1. for co-ops to work together to foster their unique vehicle for achieving the common good of us all; and

  2. for them to work with any kind of structure that would serve the underlying values and practices of their common good movement.

This could involve partnering in a local federation of various co-operatives, with governmental agencies, other alternative enterprises, and social justice organizations. It could even extend to a regional network involving all of these. The core idea is that co-ops should make alliances and coalitions to help get their needs met, but to be sure to maintain their own integrity and autonomy.

7th Principle: Concern for Community

The last principle re-affirms the broad common good frame of the whole Statement of Identity as well as giving it a hard-nosed practicality:

Co-operatives work for the sustainable development of their communities through policies approved by their members.

“Sustainable development” is a timely formulation of the common good principle. Our locale should thrive, not just survive, and this involves acting and thinking globally as well as locally. But notice the re-affirmation of personal and co-op autonomy made in this statement: “through policies approved by their members.” That is, the co-op determines democratically how it will contribute to the common good of us all. This is a radically ground-up approach that has the potential for two things: 1) holding each individual accountable for their freely chosen way of serving the common good of us all, including the universe itself, and 2) empowering co-operatives, individually and collectively, to achieve that service joyfully.



Co-operatives are a living demonstration that cooperation can work. They are such a brilliant vehicle for achieving and modeling this core feature of life. Its brilliance lies in the fact that it is grounded in the basic phenomenon of everyone and everything being inseparably connected. That we are all in this together. And cooperation is how we can make that work well.

Individualism (as opposed to individuality and autonomy) is a social cancer. As are growth for growth’s sake, greed, and all forms of adult self-centeredness. They all tend toward disconnection and away from the common good. Giving to gain approval disconnects us from the receiver and the whole. Giving as an action flowing from our connectedness fills us as well as the receiver of our gift. Receiving without any resistance or guilt increases the giver’s joy and fulfillment. It’s an awesome dynamic.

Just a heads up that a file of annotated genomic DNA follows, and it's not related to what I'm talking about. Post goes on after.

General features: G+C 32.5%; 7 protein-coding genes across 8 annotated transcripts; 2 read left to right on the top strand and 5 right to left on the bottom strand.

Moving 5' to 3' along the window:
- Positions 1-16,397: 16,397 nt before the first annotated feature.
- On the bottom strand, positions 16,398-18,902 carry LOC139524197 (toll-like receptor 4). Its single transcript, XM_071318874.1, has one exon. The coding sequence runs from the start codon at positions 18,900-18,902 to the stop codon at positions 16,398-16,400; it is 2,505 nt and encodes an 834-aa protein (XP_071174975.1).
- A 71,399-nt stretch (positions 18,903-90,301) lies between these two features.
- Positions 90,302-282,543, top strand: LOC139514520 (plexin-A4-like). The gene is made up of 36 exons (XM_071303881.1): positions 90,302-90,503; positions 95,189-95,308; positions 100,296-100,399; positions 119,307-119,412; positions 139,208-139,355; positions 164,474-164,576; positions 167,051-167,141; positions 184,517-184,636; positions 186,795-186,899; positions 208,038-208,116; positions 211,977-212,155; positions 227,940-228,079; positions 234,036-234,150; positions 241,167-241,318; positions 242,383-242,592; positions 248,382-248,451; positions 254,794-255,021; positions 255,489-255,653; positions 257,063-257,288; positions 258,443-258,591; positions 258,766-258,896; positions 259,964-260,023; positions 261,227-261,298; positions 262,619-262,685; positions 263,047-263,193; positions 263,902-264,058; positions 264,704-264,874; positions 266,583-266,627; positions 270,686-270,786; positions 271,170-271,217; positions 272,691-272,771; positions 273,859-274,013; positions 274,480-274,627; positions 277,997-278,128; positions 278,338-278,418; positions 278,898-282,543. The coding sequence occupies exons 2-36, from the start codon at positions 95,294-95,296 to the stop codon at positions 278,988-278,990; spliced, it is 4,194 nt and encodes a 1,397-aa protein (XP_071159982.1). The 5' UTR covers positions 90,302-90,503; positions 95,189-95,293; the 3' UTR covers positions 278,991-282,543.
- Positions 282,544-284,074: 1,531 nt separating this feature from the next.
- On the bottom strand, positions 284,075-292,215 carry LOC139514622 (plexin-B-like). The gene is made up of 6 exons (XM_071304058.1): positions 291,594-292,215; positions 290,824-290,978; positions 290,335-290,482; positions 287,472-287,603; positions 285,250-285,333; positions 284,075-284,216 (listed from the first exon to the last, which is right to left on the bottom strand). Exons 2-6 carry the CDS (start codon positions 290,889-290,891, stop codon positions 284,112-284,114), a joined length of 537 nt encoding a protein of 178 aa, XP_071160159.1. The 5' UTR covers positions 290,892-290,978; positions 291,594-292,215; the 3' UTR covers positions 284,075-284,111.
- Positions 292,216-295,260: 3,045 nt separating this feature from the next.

The thrust of so much of our 21st century US lifestyle separates us from each other. It even tends to separate the vital parts of our lives: work from family, family from community, sustaining ourselves from sustaining other. This alienated lifestyle, which, unfortunately, we embody, pits us against our cooperative selves. It even leads to pitting ourselves against each other. Living like this strains our connections to the point that our centers cannot hold, and the wholeness of our lives fragment out of control.

The ultimate value of cooperation is that it enriches us individually by keeping us connected to each other and able to identify the common good of us all in every situation. It sustains wholeness at all levels within each sector and across all sectors. This, in turn, makes for the good life— love, the creative negotiation of differences, joy, and productivity.


[1] I quote each principle directly from this document in each discussion of the seven principles that follow.

[2] The ICA describes itself as “an independent, non-governmental association which unites, represents and serves co-operatives worldwide. Founded in 1895, ICA has 221 member organisations from 87 countries active in all sectors of the economy. Together these co-operatives represent more than 800 million individuals worldwide.”


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About the author: 

Michael Johnson:

1. Born in the panhandle of Texas in 1942 of an Irish lass and a Mississippi gentleman...Grew up deeply Catholic in a bible belt with a nurse, a doctor and three brothers, on land as flat and rolling as the ocean, under an enormous vault of sky either full of sun or moon, and in the face of constant wind...Got the message at 16 that "the world doesn't work."

2. Entered a Kansas monastery in '63, left in '66; entered law school in NYC in fall of '67 and left in winter of '67; became an 'outside agitator at Columbia in April of '68 and discovered that the far left can be as top/down as the middle and right...deeply involved in group dynamics and community organizing in NYC '68-'73...bottomed out in Phoenix '73-'76. A member of the desegregation unit of Austin school system '76-'80.

3. Co-founded an intentional community in Staten Island, NY in '80, in part an experiential research center in democratic culture...still there 30 years later...immersed in the worker co-op and solidarity economy movements since 2007 with the Valley Alliance of Worker Co-operatives (New England), GEO, and the Community Economies Collective.

When citing this article, please use the following format: Michael Johnson (2014). The Cooperative Principles, the Common Good, and Solidarity. Grassroots Economic Organizing (GEO),